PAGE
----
For many people, Halloween is an exciting time of year. It is a holiday filled with candy, costumes and parties. Ever wonder where this holiday came from? Or when it started? The origins of Halloween date back about 2,000 years to Ireland and the ancient Celtic festival of Samhain (pronounced sow-in). The Celts, who celebrated their New Year on Nov. 1, viewed this day as a symbol of the end of summer, and harvest, and the beginning of winter. Winter, to the Celts, was a sign of death.
They believed that on the day before the New Year, the worlds between the living and the dead were blurred; on the night of the Oct. 31, the Celts would celebrate Samhain. This was the day that they believed the ghosts of the dead roamed the earth.
This day was marked by enormous bonfires, the Celts would burn crops and animals as sacrifices to their deities. They would dress in costumes, mostly animal heads and skins, and attempt to read each other’s fortunes.
By A.D. 43 Romans had conquered most of the Celtic land and for a span of about a 100 years. During that time, the Romans began to incorporate two of their festivals into the ancient tradition of Samhain. The first one was Feralia. This was a day in late October where the Romans would commemorate the dead. The second was Pomona. This was a day for the Romans to honor the goddess Pomona, their goddess of fruit and trees. The symbol for this goddess is the apple, and the mix of Samhain and Pomona most likely explains the “bobbing for apples” tradition so widely used today.
Christianity made its mark on Halloween in the 800s when the Christians began to move into Celtic land. Pope Boniface IV renamed Nov. 1 as “All Saints Day” a day to remember all saints and martyrs. The night of Samhain, (October 31st) became known as “All Hallows Eve,” and eventually Halloween.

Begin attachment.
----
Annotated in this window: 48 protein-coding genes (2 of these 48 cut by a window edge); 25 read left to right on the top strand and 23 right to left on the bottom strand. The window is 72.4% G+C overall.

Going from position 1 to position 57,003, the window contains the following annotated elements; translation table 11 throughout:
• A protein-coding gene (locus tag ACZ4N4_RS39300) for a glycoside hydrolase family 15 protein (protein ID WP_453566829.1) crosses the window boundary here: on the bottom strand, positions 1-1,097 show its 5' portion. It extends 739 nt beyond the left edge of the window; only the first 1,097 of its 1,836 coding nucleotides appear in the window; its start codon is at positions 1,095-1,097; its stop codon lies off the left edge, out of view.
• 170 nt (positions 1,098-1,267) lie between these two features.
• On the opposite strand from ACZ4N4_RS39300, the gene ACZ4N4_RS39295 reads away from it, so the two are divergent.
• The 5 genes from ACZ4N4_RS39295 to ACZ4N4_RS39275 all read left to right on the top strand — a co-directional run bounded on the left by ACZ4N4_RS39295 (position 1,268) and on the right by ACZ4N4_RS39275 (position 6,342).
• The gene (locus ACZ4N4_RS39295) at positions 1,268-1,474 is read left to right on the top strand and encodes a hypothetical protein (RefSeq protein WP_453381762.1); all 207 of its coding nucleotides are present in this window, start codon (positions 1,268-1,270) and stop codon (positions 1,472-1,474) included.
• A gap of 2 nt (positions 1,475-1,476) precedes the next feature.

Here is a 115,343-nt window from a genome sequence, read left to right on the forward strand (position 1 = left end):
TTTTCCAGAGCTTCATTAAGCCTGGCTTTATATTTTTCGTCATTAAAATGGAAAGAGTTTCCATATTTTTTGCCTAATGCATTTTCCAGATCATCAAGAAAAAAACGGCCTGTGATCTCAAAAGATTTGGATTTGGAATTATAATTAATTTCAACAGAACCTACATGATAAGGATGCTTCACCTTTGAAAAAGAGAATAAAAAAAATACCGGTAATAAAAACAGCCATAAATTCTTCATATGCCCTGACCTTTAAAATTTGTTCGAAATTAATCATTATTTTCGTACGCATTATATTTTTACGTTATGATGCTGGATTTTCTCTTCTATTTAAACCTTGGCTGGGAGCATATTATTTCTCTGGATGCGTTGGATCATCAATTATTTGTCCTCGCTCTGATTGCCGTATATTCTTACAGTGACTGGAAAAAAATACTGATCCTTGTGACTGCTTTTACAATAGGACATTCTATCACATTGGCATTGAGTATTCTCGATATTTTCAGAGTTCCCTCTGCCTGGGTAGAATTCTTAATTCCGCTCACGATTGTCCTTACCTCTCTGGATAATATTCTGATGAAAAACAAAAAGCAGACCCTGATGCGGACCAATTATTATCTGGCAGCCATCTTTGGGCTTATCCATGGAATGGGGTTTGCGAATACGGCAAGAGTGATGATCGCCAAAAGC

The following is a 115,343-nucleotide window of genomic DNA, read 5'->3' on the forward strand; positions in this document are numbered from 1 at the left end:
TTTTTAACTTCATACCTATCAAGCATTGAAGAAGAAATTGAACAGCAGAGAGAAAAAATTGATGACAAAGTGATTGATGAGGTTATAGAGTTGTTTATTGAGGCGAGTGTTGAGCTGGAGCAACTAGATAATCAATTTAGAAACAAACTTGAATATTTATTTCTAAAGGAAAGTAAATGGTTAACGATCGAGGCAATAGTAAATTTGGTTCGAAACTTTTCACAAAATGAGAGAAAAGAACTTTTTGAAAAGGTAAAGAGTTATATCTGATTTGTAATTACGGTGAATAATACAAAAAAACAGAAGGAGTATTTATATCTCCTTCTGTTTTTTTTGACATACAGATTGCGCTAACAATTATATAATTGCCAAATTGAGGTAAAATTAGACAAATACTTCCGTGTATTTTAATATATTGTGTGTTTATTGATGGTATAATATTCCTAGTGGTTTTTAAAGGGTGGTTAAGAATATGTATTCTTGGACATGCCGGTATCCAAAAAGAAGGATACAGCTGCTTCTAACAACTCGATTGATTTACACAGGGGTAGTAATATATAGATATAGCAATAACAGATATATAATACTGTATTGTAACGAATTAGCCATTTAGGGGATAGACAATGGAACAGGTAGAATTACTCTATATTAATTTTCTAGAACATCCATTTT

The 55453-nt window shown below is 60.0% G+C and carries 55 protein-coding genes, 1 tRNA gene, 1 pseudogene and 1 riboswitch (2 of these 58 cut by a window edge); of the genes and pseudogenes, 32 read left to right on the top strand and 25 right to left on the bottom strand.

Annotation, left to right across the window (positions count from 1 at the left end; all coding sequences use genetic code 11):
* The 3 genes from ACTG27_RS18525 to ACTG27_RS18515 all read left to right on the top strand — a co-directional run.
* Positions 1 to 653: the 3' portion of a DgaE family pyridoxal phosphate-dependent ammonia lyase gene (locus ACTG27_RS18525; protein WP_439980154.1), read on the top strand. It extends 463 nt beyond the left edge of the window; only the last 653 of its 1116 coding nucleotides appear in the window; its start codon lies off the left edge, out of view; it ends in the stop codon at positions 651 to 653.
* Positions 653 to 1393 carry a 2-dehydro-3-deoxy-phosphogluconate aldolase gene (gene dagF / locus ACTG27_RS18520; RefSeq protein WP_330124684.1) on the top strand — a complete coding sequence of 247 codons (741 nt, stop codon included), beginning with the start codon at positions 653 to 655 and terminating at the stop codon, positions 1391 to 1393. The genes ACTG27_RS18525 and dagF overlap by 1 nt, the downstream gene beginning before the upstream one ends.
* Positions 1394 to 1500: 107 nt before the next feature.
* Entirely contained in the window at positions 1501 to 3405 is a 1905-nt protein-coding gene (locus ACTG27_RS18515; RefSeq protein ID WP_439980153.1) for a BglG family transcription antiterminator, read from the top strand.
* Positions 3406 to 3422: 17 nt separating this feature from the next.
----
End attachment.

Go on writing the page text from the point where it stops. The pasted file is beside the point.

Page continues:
Trick-or-treating, dates back to England and their All Soul’s Day parades. During these parades, the poor people of the town would beg the people in the crowds for food. Instead, the people would give them “soul cakes” in exchange for the person’s prayers for the dead in their family. This distribution was highly encouraged by the church in an attempt to replace the older tradition of leaving food and wine out to make passing ghosts happy.
Where did the tradition of dressing up in costume for Halloween originate? This tradition came from the fear that people had hundreds of years ago, of being seen by a ghost if they left their home. The holiday symbolized this. In order to quell their fear, and to trick the ghosts, people would wear masks if they left their homes after dark. This was practiced in the hopes of being seen as a ghost, to make the real ghosts leave one alone.
For hundreds of years, Halloween has remained mostly unchanged by society. People have been dressing up and giving out candy for a long time. Only when people know of the holiday’s roots, do people fully understand the reasoning behind the things people do on Halloween every year. It is possible with this knowledge, of Halloween’s historical past, that people will have a greater respect for the holiday, and the people who it meant so much to so many years ago.
Jenna Shepanski is a fourth- year majoring in English. She can be reached at JS618186@wcupa.edu.